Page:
Nisa Islam Muhammad, The Final Call
April 9, 2010
TransAfrica says conditions in Haiti remain dire and having food to eat remains a problem. The Black lobbying group also says aid is “trickling” into the country, despite an “overwhelming need” for help. Photo: Richard B. Muhammad
WASHINGTON – There is the Haiti that President Obama recently described: “The situation on the ground remains dire and people should be under no illusions that the crisis is over,” he said following a meeting with Haitian President René Preval.
With spring rains coming, the president noted, “The challenge is now to prevent a second disaster.”
Then there’s this Haiti: “The situation on the ground in terms of the medical situation has improved,” according to José Ruiz, a civilian spokesman for the United States Southern Command. “Demand for medical care is not exceeding the capacity of facilities on the ground.”
The real Haiti is more like the situation described by President Obama, according to TransAfrica’s President Nicole Lee, who recently returned from the Black republic. Speaking at a March 23 press briefing, she said, “When President Obama says that the situation in Haiti is dire, he is right. People are hungry and sleeping in the open. Only a small percentage of Haitians in need of medical care and food are receiving it on a regular basis or at levels high enough to make a real difference. We need to sustain our humanitarian efforts until emergency needs have been met.”
TransAfrica organized a forum featuring experts from the RFK Center for Justice and Human Rights and the Institute for Justice and Democracy in Haiti to report on their experiences in Haiti.
Monika Kalra Varma, director of the RFK Center, recalled her testimony earlier in the day to the Inter-American Commission on Human Rights. She explained that in 2008 over half a billion dollars was pledged to Haiti after the hurricanes. Only 15 percent of that ever reached the country, she said.
“For several years, the organizations present here today have tried unsuccessfully to track pledges of foreign assistance made to Haiti, to monitor the amounts actually delivered, and to assess project implementation. It was extremely difficult—verging on impossible—to do this because an infrastructure to track funds does not exist,” said Ms. Varma.
“Haitians have a right to have a say in how funds are spent in their country, and they should have recourse if projects are poorly implemented, not implemented, or are doing harm to their communities. Rhetoric from international officials supports rights-based principles such as transparency; however, unless member states take specific steps to create concrete mechanisms, it will be nearly impossible for the Haitian government and especially impacted Haitian communities to follow the money trail.”
Mario Joseph is the managing attorney of the Bureau des Avocats Internationaux (BAI) in Port-au-Prince, Haiti. The BAI assists and represents those who suffer civil, political, economic, social and cultural rights violations.
“Violations of economic and social rights after the earthquake are massive and felt throughout the country. The violations are also all interconnected: the violation of one right leads inexorably to the violation of other rights.”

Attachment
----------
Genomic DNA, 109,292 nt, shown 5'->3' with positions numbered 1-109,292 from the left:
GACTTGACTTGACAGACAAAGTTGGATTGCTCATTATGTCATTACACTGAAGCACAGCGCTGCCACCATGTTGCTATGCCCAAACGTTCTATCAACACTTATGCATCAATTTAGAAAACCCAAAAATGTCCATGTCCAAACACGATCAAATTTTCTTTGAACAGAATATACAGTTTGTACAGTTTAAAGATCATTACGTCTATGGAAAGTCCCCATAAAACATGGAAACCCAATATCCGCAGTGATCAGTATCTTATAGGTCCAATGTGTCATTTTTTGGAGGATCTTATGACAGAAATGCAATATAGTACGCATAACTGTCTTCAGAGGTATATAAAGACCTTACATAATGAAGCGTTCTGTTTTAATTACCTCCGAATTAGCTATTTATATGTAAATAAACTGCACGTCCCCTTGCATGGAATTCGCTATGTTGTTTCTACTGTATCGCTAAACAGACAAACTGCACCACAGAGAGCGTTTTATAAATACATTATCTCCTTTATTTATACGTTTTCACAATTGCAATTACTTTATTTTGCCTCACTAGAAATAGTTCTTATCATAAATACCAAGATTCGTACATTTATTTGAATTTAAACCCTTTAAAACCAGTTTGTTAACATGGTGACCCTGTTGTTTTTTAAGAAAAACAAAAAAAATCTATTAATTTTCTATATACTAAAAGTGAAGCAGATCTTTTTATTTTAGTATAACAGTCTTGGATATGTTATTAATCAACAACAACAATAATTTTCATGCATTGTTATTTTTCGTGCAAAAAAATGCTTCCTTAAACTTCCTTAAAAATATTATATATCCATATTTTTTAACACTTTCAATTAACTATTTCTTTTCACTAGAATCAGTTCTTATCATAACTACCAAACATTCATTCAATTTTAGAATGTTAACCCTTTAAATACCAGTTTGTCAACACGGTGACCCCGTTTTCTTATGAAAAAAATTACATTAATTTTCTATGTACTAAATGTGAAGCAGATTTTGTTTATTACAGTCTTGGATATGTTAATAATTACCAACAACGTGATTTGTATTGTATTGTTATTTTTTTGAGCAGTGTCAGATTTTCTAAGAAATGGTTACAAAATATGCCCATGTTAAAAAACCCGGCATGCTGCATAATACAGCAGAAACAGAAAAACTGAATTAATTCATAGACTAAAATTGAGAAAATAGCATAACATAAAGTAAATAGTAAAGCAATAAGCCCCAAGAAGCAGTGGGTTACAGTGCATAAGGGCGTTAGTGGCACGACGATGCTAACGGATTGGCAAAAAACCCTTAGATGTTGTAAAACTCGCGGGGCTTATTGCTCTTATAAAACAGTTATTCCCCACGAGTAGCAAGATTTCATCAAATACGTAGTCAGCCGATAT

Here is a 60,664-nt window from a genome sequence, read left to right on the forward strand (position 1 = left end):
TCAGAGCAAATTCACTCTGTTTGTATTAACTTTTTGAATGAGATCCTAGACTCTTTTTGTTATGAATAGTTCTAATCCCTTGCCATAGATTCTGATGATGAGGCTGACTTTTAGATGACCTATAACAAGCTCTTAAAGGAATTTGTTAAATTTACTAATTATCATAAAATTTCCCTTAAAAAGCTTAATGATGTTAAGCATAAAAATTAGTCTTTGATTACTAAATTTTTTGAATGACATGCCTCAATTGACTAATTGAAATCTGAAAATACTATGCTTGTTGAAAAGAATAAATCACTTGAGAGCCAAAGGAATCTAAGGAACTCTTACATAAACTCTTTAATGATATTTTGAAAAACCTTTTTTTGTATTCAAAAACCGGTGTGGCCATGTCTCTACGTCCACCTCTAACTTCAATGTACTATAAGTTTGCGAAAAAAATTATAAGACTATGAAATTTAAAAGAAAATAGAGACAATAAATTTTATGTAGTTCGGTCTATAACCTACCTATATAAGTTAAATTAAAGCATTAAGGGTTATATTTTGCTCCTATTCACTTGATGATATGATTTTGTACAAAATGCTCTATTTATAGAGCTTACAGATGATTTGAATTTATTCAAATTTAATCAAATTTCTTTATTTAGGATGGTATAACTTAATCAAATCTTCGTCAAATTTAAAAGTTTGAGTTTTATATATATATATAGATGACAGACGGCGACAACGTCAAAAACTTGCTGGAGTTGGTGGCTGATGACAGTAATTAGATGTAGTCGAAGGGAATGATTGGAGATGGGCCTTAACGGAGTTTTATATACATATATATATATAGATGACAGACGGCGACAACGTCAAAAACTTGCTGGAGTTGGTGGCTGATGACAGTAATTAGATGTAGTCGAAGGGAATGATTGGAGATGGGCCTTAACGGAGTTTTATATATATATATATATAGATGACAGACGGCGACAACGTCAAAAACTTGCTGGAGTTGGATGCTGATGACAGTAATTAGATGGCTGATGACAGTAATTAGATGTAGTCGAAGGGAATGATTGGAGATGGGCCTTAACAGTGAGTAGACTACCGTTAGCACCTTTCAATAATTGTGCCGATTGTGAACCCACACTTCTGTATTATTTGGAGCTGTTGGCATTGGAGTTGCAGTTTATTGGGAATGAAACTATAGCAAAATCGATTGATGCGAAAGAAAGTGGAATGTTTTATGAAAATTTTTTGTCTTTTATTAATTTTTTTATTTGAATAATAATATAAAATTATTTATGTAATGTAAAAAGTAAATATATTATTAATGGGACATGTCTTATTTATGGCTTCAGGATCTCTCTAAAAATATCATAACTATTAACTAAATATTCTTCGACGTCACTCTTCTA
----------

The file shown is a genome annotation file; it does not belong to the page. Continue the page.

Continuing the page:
He explained that Haitians are forced to live in public parks and on the streets and have slept outside for more than two long months—and when the rains arrive they will be absolutely desperate.
“According the United Nations, for two months, 1.3 million of my fellow citizens— more than twice the population of the District of Columbia—have lived in spontaneous camps for internally displaced people. No one knows how many ‘lucky people’ sleep, as I do, in a car or in the yard of their homes,” he said. “Seventy-three percent of people interviewed by LAMP for Haiti said that a lack of food was one of their primary priorities, 53 percent had not received any food aid … 70 percent in the camps.
Mr. Joseph said up to the present, food aid distribution has been poorly coordinated. The aid has generally been distributed in disorder. “At times, women have been forced to trade sex to obtain a voucher to feed their families,” he said.
TransAfrica urged the Obama administration and Congress to:
• Maintain emergency relief efforts at their highest levels: Currently, the United Nations and large international aid agencies have prioritized distribution to only 19 major camps in Port-au-Prince, leaving the majority of those affected by the earthquake without access to food, water, and shelter.
• Decentralize the triage: In addition to the capital city, the earthquake has devastated several major cities in the country. An estimated 600,000 people have left the Port-au-Prince area for the rural areas. The migration has sparked an immediate need for food, shelter, and sanitation in earthquake affected areas outside of Port-au-Prince and in those rural areas now hosting displaced people.
• Adhere to international standards: There is anecdotal evidence that humanitarian agencies have not uniformly applied international humanitarian standards of ethics and practice in creating camps and in disposing of rubble and waste.
Nicole Lee wrote from Port au Prince, “There is still overwhelming need in Port-au-Prince and the surrounding area. No one should be deceived. People desperately need medical care, shelter and food. We need to remain vigilant and provide effective assistance. The need for clean food and real shelter is even exacerbating the need for healthcare. Aid is still trickling and has not nearly met the need.”